Iowa City-based artist, Alex Body’s avant-electronic pop seems to encompass both ends of this spectrum. The music folds his particular line of apoca-philosophical lyrical content into the lo-fi, DIY muck of clamboring drum machines and analog synthesizers. It’s like a less heady John Maus with more of that 80’s pop apathy.
Alex Body has been digging away at his own electronic rabbit hole for nearly 10 years now, pushing the boundaries of Iowa City’s already impressive electronic music scene. Props to GDP for giving him a platform to share his findings with the plugged-in Des Moines crowd.
By Phil Young
Foxholes has been consistently stepping up their game since they began playing shows around Iowa in 2012. Formed as a three-piece indie-rock outfit, the band has now evolved into a five-piece sonic assault ensemble.
Their 2014 debut album, Can’t Help Myself, boasted eight straight-shooting rock n’ roll jams which carried themselves with the late 20th century influences from legendary acts such as The Strokes and The Pixies.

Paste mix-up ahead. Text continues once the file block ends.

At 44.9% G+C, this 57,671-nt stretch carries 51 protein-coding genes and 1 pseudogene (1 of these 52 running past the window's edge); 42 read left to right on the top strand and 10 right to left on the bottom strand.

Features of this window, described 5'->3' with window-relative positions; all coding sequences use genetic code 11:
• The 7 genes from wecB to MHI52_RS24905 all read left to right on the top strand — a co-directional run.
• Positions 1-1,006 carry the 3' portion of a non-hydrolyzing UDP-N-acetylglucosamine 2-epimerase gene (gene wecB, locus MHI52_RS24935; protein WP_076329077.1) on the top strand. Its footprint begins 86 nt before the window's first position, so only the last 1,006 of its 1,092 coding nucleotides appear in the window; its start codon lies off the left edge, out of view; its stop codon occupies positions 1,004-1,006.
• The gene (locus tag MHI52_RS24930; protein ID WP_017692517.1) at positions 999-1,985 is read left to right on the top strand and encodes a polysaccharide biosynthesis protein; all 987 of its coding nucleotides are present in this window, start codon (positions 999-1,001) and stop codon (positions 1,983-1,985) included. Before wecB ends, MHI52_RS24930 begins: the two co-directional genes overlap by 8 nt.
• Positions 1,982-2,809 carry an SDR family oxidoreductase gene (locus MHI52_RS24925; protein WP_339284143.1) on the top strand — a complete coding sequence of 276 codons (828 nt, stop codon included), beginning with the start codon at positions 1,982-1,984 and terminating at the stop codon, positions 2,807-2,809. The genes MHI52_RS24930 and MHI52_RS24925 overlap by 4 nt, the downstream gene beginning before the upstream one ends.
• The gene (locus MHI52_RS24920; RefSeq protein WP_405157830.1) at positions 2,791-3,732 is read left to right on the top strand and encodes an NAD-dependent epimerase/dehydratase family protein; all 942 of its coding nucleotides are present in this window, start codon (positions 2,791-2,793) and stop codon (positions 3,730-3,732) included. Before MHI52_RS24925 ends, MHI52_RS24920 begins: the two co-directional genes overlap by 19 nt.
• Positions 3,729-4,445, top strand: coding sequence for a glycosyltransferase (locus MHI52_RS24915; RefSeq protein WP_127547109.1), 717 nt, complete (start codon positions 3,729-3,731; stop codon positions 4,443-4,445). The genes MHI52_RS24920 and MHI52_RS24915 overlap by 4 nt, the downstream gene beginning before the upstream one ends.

In contrast, Foxholes’ upcoming, yet-to-be-named album is much more sonically dense and presents an even more developed band. Check them out for yourself at this year’s GDP and rest assured you’ll be seeing one of Des Moines’ most exciting indie-rock offerings in a city where the roots of the genre run deep.
Vaj of Courage
By Trey Reis
One of the best things about Gross Domestic Product is the eclectic nature of its lineup. The festival consistently serves as a snapshot of the year in Iowa music. It seamlessly books artists from all genres throughout the state alongside one another in a way that speaks to the liveliness of Iowa culture moreso than any specific genre it may include.
On a smaller scale, Vaj of Courage does the same thing as a band. Their music morphs from song to song, often shapeless in genre but for the nods to Soul and R&B underpinned in various folk instrumentation. On top of that, the band’s multi-instrumentalist cast shifts between instruments throughout their live set, giving the band itself a certain undefinable quality.
In that regard, Vaj of Courage may just be the eclectic torchbearer of this year’s GDP festival, even with more experimental acts like Bob Bucko Jr. and Alex Body in the mix.
Bob Bucko Jr.
By Nick Williams
Remember when you were little and you’d eat all the marshmallows vowels out of your bowl of Alpha-Bits cereal, leaving only the soggy, buoyant consonants bobbing in the discolored milk? The leftover letters would group together to form unpronounceable, nonsensical words and sentences.